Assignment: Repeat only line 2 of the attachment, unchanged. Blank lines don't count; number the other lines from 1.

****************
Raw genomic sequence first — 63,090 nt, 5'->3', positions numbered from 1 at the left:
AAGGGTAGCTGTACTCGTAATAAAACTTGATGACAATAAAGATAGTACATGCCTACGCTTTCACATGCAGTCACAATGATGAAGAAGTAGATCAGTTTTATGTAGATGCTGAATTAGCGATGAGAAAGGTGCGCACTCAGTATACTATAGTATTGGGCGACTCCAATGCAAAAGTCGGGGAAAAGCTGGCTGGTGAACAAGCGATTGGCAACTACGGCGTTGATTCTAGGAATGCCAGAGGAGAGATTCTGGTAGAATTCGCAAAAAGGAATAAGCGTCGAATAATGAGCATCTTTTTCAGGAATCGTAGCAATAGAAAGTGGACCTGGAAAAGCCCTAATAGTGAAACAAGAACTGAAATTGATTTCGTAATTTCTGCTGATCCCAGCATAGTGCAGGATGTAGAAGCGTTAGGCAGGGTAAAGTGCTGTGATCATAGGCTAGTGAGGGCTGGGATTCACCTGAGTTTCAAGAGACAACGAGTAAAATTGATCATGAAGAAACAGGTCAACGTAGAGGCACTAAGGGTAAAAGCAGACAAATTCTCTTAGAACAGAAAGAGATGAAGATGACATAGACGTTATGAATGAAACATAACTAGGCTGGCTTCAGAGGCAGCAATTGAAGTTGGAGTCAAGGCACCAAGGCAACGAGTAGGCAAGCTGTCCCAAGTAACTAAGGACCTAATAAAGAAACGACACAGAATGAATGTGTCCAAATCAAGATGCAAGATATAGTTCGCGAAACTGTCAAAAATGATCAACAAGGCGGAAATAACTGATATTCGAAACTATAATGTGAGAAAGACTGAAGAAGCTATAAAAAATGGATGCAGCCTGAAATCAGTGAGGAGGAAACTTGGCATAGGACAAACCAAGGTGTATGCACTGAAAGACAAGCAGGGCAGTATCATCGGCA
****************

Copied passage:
AAGGGTAGCTGTACTCGTAATAAAACTTGATGACAATAAAGATAGTACATGCCTACGCTTTCACATGCAGTCACAATGATGAAGAAGTAGATCAGTTTTATGTAGATGCTGAATTAGCGATGAGAAAGGTGCGCACTCAGTATACTATAGTATTGGGCGACTCCAATGCAAAAGTCGGGGAAAAGCTGGCTGGTGAACAAGCGATTGGCAACTACGGCGTTGATTCTAGGAATGCCAGAGGAGAGATTCTGGTAGAATTCGCAAAAAGGAATAAGCGTCGAATAATGAGCATCTTTTTCAGGAATCGTAGCAATAGAAAGTGGACCTGGAAAAGCCCTAATAGTGAAACAAGAACTGAAATTGATTTCGTAATTTCTGCTGATCCCAGCATAGTGCAGGATGTAGAAGCGTTAGGCAGGGTAAAGTGCTGTGATCATAGGCTAGTGAGGGCTGGGATTCACCTGAGTTTCAAGAGACAACGAGTAAAATTGATCATGAAGAAACAGGTCAACGTAGAGGCACTAAGGGTAAAAGCAGACAAATTCTCTTAGAACAGAAAGAGATGAAGATGACATAGACGTTATGAATGAAACATAACTAGGCTGGCTTCAGAGGCAGCAATTGAAGTTGGAGTCAAGGCACCAAGGCAACGAGTAGGCAAGCTGTCCCAAGTAACTAAGGACCTAATAAAGAAACGACACAGAATGAATGTGTCCAAATCAAGATGCAAGATATAGTTCGCGAAACTGTCAAAAATGATCAACAAGGCGGAAATAACTGATATTCGAAACTATAATGTGAGAAAGACTGAAGAAGCTATAAAAAATGGATGCAGCCTGAAATCAGTGAGGAGGAAACTTGGCATAGGACAAACCAAGGTGTATGCACTGAAAGACAAGCAGGGCAGTATCATCGGCA